“Possibly that was you, Ann?”
“Very possibly, my dear. I played more than any of them. I played badly â I'd only just learned â but I played a lot.”
The thought that he had stared at her so many years earlier, before falling in love with her, before he'd even known who she was, the thought that there had once been a moment in which they had
looked each other in the eyes, in which they had perhaps spoken â he to hand her the lost tennis ball, she to thank him â this thought exalted him. How many distances had been traversed between the white-clad tennis player bending towards him for a moment with her racket in hand, on an August evening in 1926, and that familiar, painful Ann!
He could still see the municipal train that made the regular run to Satu-Lung, its yellow carriages, its outmoded engine, the disproportionately loud shriek of its whistle in the minuscule stations, a train glistening at night when it got delayed in BraÅov and he returned home on the last run on the local line ...
On a night like that, the train had been stopped before Noua by the group from Satu-Lung, who blocked its path, sitting down on the rails and waving their illuminated flashlights, their white jerseys, their scarves ...The passengers were indignant, the on-board staff, their self-respect wounded (“A train stopped like an ordinary wagon!”), threatened legal action and fines, everybody was clamouring at once, but they seemed not to hear any of it, or maybe really didn't hear. They were coming from RÃ¢Ånov, one of the more reasonable ones said, they were dead-tired and couldn't miss the last departure. They invaded the carriages without being aware of the scandal they had caused.
It was late, the passengers were drowsy, the train was emptying out, with people getting off at DÃ¢rste, at TurcheÅ. The revolt was assuaged ... Beyond TurcheÅ nothing was heard but the silence of that August night, occasionally broken by the locomotive's whistle. Then they began singing: a romantic song that was in fashion, and was sung by fiddlers in BraÅov, but which now, at that hour of the night, in their youthful voices, took on an unexpected melancholy.
Paul, remembering that moment, would have liked to silence all the instruments with a single gesture, like that of an orchestra director, leaving only the soloist's violin audible; he would have liked to be able to suppress in his memory the voices of all of the others in order to preserve Ann's voice as it would have been on that August night in 1926.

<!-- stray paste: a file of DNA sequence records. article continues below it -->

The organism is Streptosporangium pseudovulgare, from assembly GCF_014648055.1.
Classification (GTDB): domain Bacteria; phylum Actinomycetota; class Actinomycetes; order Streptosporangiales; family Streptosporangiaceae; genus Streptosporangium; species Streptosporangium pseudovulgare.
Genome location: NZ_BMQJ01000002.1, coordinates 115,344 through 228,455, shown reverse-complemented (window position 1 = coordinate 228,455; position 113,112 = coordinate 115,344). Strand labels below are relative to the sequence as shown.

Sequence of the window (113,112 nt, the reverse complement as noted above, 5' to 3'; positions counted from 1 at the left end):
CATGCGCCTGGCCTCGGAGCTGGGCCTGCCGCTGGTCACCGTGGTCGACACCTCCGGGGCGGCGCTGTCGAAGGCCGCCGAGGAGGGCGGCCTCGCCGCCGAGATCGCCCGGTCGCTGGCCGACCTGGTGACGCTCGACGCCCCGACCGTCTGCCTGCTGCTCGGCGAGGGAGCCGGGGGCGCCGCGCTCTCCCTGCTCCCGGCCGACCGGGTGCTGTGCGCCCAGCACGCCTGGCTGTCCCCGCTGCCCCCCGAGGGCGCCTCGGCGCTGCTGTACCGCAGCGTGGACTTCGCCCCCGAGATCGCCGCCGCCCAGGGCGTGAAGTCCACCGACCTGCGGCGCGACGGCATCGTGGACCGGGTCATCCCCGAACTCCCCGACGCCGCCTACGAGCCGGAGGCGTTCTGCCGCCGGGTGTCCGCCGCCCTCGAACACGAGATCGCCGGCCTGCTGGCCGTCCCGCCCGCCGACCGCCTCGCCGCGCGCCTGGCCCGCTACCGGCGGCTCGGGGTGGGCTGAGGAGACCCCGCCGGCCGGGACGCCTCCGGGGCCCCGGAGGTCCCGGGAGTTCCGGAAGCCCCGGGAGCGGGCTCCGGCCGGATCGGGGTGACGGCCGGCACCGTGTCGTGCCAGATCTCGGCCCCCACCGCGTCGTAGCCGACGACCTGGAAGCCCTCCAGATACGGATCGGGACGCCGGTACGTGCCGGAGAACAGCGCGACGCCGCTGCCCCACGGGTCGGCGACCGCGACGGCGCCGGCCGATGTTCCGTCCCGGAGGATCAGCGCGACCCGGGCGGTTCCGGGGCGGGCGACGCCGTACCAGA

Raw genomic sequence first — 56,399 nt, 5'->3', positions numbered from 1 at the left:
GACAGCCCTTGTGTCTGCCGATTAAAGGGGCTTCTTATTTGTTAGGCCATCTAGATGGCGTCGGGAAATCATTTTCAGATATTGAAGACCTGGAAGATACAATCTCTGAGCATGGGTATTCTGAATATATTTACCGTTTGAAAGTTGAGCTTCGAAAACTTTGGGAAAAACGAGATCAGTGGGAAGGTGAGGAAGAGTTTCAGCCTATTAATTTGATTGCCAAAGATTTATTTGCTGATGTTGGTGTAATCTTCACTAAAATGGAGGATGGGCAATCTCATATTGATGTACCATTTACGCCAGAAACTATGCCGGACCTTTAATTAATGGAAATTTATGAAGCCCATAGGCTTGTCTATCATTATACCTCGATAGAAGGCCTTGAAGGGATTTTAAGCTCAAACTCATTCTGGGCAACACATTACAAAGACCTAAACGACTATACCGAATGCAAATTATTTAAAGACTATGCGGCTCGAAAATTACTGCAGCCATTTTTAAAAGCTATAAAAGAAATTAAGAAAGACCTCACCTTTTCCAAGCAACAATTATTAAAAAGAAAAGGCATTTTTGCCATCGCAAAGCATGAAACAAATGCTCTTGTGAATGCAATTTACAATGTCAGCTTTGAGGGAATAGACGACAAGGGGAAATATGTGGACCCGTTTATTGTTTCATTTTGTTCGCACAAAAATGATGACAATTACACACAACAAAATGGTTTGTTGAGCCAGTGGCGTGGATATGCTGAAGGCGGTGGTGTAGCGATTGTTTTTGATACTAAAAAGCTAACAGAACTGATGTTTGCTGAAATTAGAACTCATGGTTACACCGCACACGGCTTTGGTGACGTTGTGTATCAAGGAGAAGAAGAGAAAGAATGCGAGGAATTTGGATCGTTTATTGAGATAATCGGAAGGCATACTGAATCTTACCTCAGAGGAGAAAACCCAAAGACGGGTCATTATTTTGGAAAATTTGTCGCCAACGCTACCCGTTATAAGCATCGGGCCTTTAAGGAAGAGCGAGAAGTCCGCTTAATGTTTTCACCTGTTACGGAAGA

“Why didn't I meet you then?” she used to say. “Why did so many years have to pass before I met you? Why didn't somebody say to
me on that evening: âSee that young gentleman next to the window? One day you're going to fall in love with that gentleman ...'
“Even so, how can I know it wasn't better that way? I think you wouldn't have become my lover and I think I would have been too thick and I wouldn't have liked you. I used to like boys who danced well, and you dance so badly! I don't know how much I've changed since then. I used to wear awful hairdos and short dresses, I was scatterbrained, I was wild, I was ... look how I was.”
And taking from the table a charcoal pencil, she drew on the sketch pad a fine outline of a scatterbrained girl with her legs in the air as if leaping, with her arms open, with her hair floating in the wind. In a few seconds the pad was full of images, which repeated the same sketch of the wild girl, seeming to relay the stylish leaps from image to image. From this game emerged, over a few days, an entire series of drawings and watercolours, some of which had been shown that same autumn at the Black and White Gallery, while others, later that winter, came to occupy a whole wall at her one-woman show bearing the same title:
Paul watched the birth of these images with astonishment. Her charcoal pencils seemed to revive them, releasing them from her own memory. Nothing was missing: neither the walk from Cernatu, nor the tennis court, nor the municipal train with its yellow carriages, nor the minuscule train stations full of sunlight, where a few young Saxon women sat waiting with their immense hats of yellow straw on their heads and their huge, flat, rural handbags ...
For a long time he had known nothing about her, in spite of the greeting on the street, even though they had happened to exchange a few words on a couple of occasions. The mere mention of the short form of her name, that pretentious “Ann,” irritated him, when Anna would have been such a pleasant name.